The key ingredient to success
Read Time : 12 minutes
Modern research and business literature avers the vital role time management plays in goal accomplishment and in skill acquisition. Time management matrixes (Covey 1989) highlight the importance of focusing on high impact tasks and delegating or deleting the rest.
Fullan (2014) asserts that tasks of significance and complexity require extended, uninterrupted blocks of time, with laser-like focus, in order to ensure flow. Any interruption to this flow or attempt to multi-task will reduce both the quality and quantity of work produced and re-entry into flow state may take up to 15 minutes.
'Priority-Based Scheduling' is therefore of paramount importance and the repercussions and consequences of not scheduling appropriately are stark. As a result, the business world, athletes and high-class performers have all endorsed these practices. The proliferation of scheduling apps, time management diaries and professional development courses on this topic acts as a testament to the adoption of this research.
With the evidence so strong and adoption so widespread, why are individuals still reporting less than optimal progress and sub-standard outcomes? Time management, although hugely important, only accounts for one half of the formula; energy management is the key ingredient for success.
We begin each day, assuming optimal sleep habits, with a full bar of energy. Every task, decision and duty require energy and these chores drain the energy bar in proportion to the demands of the task. As the energy bar drops, so too does performance and subsequently discipline to adhere to the time management plan. If a time management plan is going to be effective, we must plan our time while also being cognisant of the energy requirements of each task.
With the energy demands of any activity being different for each person:
A 5km run for a trained athlete may deplete little energy but the same distance for a prospective runner may be a substantial energy investment
A public debate for one party may be an enjoyable hobby but, for another, a huge cause of stress and anxiety, thus, carrying a large energy requirement
A difference of opinions at work may be a substantial or negligible energy drain depending on the resilience and experience of the individual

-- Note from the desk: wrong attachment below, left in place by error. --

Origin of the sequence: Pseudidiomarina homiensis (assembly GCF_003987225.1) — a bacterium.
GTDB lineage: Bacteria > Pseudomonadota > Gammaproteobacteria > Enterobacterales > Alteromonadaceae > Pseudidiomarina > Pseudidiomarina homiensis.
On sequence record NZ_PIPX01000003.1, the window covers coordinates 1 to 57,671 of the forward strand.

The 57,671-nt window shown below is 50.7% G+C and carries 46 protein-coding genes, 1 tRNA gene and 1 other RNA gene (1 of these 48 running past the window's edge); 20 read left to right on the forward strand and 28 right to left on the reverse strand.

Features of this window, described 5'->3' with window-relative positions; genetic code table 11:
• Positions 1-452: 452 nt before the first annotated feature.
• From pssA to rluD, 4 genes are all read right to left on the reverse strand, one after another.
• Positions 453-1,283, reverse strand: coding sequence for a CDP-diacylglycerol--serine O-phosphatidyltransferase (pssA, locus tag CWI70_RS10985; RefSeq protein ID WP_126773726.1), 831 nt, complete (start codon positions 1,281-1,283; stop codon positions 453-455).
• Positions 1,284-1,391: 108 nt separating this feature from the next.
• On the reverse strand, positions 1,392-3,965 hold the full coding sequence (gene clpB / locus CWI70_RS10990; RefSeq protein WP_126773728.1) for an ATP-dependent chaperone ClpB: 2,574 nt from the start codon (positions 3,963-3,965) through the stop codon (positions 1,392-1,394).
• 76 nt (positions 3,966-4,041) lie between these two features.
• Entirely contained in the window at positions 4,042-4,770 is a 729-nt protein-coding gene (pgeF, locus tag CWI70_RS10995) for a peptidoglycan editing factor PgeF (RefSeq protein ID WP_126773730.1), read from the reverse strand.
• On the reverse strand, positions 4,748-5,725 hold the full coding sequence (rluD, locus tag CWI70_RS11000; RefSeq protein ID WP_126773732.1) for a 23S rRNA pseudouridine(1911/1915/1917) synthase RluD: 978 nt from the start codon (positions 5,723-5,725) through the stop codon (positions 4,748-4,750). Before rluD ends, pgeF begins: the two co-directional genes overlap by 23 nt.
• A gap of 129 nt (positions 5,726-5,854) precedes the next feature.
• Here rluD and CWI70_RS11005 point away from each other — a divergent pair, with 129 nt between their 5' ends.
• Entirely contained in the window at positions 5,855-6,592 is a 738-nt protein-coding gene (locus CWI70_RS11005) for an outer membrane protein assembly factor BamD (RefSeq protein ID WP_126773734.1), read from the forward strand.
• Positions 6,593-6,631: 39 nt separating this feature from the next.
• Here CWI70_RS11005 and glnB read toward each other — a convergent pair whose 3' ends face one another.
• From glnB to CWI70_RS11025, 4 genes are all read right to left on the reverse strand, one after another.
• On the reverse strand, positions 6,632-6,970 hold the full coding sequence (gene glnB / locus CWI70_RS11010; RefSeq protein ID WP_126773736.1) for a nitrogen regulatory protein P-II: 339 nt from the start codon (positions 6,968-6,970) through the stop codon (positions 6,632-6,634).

self-evaluation, self-reflection and self-awareness must be employed to allow us to schedule our days appropriately and to avoid the Achilles' heel of effective planning - overscheduling.
If you find your meetings on a Wednesday draining and leave with the need to rest and recharge, scheduling important tasks for Wednesday evening is not only ineffective but extremely counter-productive. The chance of completing the task is very much diminished and even if you can muster the will to complete the task, the quality will undoubtedly be compromised. As a result, we must manage our time in the context of available energy versus the energy cost of the task.
In this fluid, rapidly changing, hyper-connected society managing energy has never been so burdensome. With informed strategies, sensible scheduling and self-awareness, however, there is light at the end of the tunnel and the real possibility of creating processes which improve outcomes. The strategies which have been most beneficial both in research terms and to me personally are discussed below:
Consistency > Intensity
By its very definition, undertaking activities with intensity implies that the enterprise cannot be sustained indefinitely:
the boxer who stays in camp too long gets injured,
the engineer who spends too long in the office burns out,
the student who studies for too long becomes resentful of the subject.